Best Shorts Competition Awards Honors to ATEC

Eric Farrar, Todd Fechter and members of their 2012-13 Animation Production Studio class have received honors for outstanding achievement from the Best Shorts Competition for their animated short film “Fright-Lite”. The film won an Award of Excellence in Animation.

In winning Best Shorts laurels, ATEC joins the ranks of other high-profile winners of this internationally respected award. Thomas Baker, Ph.D., who chairs the Best Shorts Competition, had this to say about the latest winners, “The Best Shorts Competition helps set the standard for craft and creativity. The goal of the Best Shorts Competition is to help winners achieve the recognition they deserve.” A full list of recent winners can be found on the Best Shorts website.

The Best Shorts Competition is a venue that honors exceptional achievement by directors, producers and members of the creative team for high quality films, television, animation and new media productions. It is international in scope and has granted awards to moving media professionals in Australia, Bahrain, Brazil, Canada, China, Columbia, Denmark, France, Germany, Iceland, India, Iran, Ireland, Israel, Italy, Japan, Malaysia, Malta, Martinique, New Zealand, Norway, Paraguay, Philippines, Poland, Romania, Russia, Singapore, Slovenia, Spain, South Korea, Switzerland, Taiwan, Turkey, United Arab Emirates, United Kingdom and United States.

Research, Art, Writing Conference Invites Submissions

Each spring the Arts & Humanities Graduate Student Association sponsors a  graduate student conference. RAW (“Research, Arts, and Writing”) provides graduate students the opportunity to share their work with colleagues and professors in a formal conference setting.

Graduate students from any school or institution are encouraged to submit their work.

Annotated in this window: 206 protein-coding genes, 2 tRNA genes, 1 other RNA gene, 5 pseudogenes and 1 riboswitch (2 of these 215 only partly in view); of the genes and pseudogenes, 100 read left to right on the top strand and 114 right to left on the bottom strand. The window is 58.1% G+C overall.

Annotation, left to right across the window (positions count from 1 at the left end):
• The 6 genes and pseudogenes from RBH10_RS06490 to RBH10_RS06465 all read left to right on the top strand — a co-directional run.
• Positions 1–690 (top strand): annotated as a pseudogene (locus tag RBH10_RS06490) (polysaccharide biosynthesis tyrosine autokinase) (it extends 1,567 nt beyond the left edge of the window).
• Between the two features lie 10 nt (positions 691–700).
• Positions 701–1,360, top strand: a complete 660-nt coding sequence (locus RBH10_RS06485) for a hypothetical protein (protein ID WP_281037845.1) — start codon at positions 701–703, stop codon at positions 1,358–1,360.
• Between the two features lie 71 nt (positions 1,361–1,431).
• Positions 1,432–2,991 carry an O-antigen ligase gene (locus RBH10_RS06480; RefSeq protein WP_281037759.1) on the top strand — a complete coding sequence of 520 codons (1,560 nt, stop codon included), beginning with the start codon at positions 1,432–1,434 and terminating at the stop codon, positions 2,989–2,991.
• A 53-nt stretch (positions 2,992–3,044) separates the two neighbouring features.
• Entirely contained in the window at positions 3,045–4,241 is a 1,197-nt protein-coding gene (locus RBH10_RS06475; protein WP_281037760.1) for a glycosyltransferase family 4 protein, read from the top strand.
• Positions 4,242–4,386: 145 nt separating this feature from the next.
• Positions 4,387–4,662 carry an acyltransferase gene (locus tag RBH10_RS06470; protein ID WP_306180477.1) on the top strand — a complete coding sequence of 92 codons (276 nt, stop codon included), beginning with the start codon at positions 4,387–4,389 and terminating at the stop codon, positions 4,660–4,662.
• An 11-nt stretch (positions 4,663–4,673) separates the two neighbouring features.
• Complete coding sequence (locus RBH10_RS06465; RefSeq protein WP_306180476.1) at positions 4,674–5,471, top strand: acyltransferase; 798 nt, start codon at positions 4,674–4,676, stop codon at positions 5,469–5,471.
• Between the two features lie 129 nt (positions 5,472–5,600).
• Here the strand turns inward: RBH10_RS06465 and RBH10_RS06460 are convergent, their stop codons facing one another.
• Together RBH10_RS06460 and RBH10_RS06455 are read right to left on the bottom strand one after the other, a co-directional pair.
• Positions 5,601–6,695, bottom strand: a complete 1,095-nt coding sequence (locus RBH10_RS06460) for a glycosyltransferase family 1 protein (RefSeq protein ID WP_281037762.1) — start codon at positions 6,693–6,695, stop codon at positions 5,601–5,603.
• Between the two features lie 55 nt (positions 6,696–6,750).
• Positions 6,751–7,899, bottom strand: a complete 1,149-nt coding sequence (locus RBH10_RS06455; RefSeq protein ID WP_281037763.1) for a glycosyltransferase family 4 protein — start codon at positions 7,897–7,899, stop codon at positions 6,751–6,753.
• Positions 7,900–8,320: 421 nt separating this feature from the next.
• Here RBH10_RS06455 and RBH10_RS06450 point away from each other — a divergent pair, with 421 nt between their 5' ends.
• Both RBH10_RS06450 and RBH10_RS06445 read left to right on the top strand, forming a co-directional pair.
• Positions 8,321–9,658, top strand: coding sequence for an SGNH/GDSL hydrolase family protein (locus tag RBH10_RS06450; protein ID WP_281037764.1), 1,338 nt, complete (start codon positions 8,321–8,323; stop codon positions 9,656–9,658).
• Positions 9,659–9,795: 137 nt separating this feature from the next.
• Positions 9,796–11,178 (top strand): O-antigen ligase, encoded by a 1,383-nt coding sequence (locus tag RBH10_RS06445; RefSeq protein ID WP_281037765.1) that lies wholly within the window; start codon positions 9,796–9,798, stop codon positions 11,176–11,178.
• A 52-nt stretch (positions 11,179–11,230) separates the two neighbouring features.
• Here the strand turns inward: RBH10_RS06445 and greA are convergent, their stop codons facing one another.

RAW will be held on the UT Dallas campus on March 21-22, 2014. The deadline to submit a proposal is December 6  December 13.

Examples of possible project or presentation submissions include:

Academic Submissions

  • excerpt of an MA paper or thesis
  • excerpt of a seminar paper
  • excerpt from a dissertation

Creative Submissions

  • animation, video, or film projects
  • excerpt from a novel, play or short story
  • MFA final project
  • selection of poetry
  • dance or other performance piece
  • art work (paintings, ceramics, drawings, etc.

Send submission questions to For additional information, view the RAW Conference Guidelines.

EMAC Professor Discusses Sports Fans’ Use of Social Media

AJ McCarron and Cade Foster react after Foster missed a field goal in the third quarter against the Auburn Tigers at Jordan-Hare Stadium on November 30, 2013 in Auburn, Alabama. (credit: Kevin C. Cox/Getty Images)

If anybody knows what it is like to be in the shoes of Alabama kicker and Southlake Carroll graduate Cade Foster, it is Dusty Mangum. The former University of Texas kicker from 2001-2005, whose fondest memory is his game-winning kick in the 2005 Rose Bowl, also had a game he would rather forget.

In 2002 against Oklahoma State, Mangum uncharacteristically missed three field goals. “It’s one of those things where you can’t really put your finger on and say that’s what I’m doing wrong,” said Mangum. After the game, Mangum avoided reading the newspapers and fan reaction posted online.

Dr. Janet Johnson

A decade later, with the evolution of social media, the attacks on Foster have been even harsher, with some sending death threats directly to the college athlete’s Twitter account. “I think it just like us being in our living room ranting and raving — only now we have someone who’s listening,” said Dr. Janet Johnson, a social media expert at the University of Texas – Dallas.